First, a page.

I have already referred to the relation between the expansion of U.S. Monetary base and the development of gold price. As the U.S. Monetary base expands, the price of gold tends to rise as well. Can we use this relation to learn more on the future development of gold price?
The following chart presents the development of gold price and U.S. Monetary Base during 2011. According to the chart, U.S. Monetary base expanded mainly during the first half of the year due to the Fed’s second Quantitative Easing Plan.
The sharp gains in gold price were also mainly during the first part of 2011.
In fact, the relation between lagged by one period U.S. Monetary base percent change and change in gold price is positive and mid-strong. From March 2009 to December 2011 the linear correlation between the two was 0.2798. This relation might suggest that if U.S. Monetary base will continue to expand, gold price might follow the next month and rise.
E.g. during December, U.S. Monetary base expanded by 0.46% while the price of gold rose during January by 1.02%.
Another way to look at the relation between the monetary base and gold price is by using the U.S. gold reserves, which currently stands at 8,133.5 tonnes (or 261 million t oz.); by using the gold reserves I can calculate the “gold base price” which is U.S. Monetary base divided by U.S. gold reserves. For the December this rate reached $9,984 per t oz. compared with the actual price of gold, which was $1,644. By dividing the lagged by one period gold base price with gold price we get the ratio between the two. The chart below shows the development of this ratio. The ratio declined during January as the monetary base expanded by a lower rate than gold price.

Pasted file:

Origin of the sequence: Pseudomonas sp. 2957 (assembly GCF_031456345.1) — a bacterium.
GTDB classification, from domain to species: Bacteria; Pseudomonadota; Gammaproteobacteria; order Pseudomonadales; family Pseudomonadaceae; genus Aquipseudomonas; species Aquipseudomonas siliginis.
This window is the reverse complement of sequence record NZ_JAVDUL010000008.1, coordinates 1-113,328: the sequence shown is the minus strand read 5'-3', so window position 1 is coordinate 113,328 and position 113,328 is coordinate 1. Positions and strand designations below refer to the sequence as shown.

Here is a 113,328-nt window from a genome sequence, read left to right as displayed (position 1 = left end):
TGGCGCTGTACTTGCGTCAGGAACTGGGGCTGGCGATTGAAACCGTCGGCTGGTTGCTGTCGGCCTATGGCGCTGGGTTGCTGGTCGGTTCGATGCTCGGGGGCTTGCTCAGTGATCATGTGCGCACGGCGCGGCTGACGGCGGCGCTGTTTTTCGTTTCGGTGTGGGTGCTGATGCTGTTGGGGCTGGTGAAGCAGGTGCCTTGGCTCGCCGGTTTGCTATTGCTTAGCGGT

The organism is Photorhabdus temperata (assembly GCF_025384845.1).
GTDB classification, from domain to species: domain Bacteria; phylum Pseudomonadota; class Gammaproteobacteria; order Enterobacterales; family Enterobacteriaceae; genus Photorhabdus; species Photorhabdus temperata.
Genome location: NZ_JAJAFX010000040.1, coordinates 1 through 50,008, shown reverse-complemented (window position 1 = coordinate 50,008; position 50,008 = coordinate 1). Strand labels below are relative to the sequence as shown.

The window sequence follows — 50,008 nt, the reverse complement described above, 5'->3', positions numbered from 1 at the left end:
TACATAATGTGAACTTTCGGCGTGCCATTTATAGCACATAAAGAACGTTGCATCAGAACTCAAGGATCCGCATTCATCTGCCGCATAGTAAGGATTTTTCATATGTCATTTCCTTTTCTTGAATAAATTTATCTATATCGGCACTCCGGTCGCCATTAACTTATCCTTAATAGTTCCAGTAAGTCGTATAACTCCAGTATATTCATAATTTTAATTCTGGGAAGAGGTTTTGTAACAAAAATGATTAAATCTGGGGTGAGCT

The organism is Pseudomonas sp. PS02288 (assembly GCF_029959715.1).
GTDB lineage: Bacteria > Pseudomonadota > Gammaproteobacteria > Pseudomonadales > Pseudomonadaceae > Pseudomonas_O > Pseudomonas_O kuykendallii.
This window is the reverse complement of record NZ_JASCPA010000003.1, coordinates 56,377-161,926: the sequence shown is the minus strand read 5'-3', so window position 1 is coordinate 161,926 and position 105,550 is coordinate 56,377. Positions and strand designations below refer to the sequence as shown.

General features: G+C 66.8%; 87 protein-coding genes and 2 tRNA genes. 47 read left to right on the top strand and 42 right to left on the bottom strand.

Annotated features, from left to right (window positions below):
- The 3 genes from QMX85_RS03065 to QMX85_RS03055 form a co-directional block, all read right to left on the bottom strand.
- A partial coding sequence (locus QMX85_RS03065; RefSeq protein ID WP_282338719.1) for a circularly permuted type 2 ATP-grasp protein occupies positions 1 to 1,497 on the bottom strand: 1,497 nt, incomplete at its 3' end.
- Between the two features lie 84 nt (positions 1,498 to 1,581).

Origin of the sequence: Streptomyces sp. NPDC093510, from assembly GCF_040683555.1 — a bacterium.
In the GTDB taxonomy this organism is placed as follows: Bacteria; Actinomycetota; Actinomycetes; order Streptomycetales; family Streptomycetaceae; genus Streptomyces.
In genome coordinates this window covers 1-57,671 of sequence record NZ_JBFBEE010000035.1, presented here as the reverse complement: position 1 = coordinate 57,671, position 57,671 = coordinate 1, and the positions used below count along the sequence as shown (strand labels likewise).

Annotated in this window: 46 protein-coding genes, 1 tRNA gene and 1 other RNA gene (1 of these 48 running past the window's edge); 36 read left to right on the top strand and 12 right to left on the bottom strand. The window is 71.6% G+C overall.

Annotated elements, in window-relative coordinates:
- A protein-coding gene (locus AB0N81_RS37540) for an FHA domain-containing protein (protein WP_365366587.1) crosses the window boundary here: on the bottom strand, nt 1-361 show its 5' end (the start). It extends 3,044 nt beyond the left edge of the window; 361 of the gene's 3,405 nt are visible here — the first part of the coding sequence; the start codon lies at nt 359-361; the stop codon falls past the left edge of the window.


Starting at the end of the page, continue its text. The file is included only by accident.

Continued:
This relation should be taken with a grain of salt, but for now might offer another perspective on the future development of gold price. If the upcoming U.S. Monetary base (for January) will expand again it could suggest gold price will continue to rally during February.
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